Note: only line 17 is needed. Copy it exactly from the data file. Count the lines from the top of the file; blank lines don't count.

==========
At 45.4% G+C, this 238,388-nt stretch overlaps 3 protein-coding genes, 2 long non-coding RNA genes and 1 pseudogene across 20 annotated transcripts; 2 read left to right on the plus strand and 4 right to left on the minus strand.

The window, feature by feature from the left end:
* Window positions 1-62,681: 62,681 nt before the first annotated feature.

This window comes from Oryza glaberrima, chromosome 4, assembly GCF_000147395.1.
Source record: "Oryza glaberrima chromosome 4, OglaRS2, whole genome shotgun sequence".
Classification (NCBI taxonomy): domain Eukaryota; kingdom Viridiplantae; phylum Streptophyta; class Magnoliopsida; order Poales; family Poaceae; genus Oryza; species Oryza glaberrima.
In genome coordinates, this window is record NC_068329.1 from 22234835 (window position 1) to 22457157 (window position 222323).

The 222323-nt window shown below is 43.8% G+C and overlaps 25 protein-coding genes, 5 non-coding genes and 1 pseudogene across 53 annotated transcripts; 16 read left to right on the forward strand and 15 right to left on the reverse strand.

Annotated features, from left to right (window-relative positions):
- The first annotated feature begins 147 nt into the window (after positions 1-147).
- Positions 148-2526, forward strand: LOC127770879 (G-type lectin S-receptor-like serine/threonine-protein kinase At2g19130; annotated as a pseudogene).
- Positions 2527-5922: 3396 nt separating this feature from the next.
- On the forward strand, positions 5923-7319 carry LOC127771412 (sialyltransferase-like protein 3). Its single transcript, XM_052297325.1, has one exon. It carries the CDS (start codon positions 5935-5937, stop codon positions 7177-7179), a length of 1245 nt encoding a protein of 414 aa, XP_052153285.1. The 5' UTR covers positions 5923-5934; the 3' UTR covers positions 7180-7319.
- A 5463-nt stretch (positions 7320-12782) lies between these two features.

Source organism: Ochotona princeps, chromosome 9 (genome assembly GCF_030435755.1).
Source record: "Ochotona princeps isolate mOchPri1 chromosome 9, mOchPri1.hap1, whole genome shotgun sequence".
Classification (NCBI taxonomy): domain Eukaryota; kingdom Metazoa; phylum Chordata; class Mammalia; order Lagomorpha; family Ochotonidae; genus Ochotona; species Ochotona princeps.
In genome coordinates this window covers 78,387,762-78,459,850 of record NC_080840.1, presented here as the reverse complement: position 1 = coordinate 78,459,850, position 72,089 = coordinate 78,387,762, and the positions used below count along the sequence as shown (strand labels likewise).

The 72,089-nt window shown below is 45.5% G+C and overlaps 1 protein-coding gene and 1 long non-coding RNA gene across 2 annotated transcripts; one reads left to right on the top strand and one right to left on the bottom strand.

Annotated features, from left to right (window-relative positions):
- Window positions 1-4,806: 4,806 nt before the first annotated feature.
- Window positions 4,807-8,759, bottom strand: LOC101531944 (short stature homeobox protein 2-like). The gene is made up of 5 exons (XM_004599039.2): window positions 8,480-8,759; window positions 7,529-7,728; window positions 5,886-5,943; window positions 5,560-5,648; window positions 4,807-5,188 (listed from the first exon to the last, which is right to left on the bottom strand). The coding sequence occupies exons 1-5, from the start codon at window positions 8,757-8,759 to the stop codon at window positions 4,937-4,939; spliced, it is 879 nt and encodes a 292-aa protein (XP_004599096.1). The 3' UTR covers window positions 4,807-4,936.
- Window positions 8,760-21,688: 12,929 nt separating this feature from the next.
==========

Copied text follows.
Classification (NCBI taxonomy): domain Eukaryota; kingdom Metazoa; phylum Chordata; class Mammalia; order Lagomorpha; family Ochotonidae; genus Ochotona; species Ochotona princeps.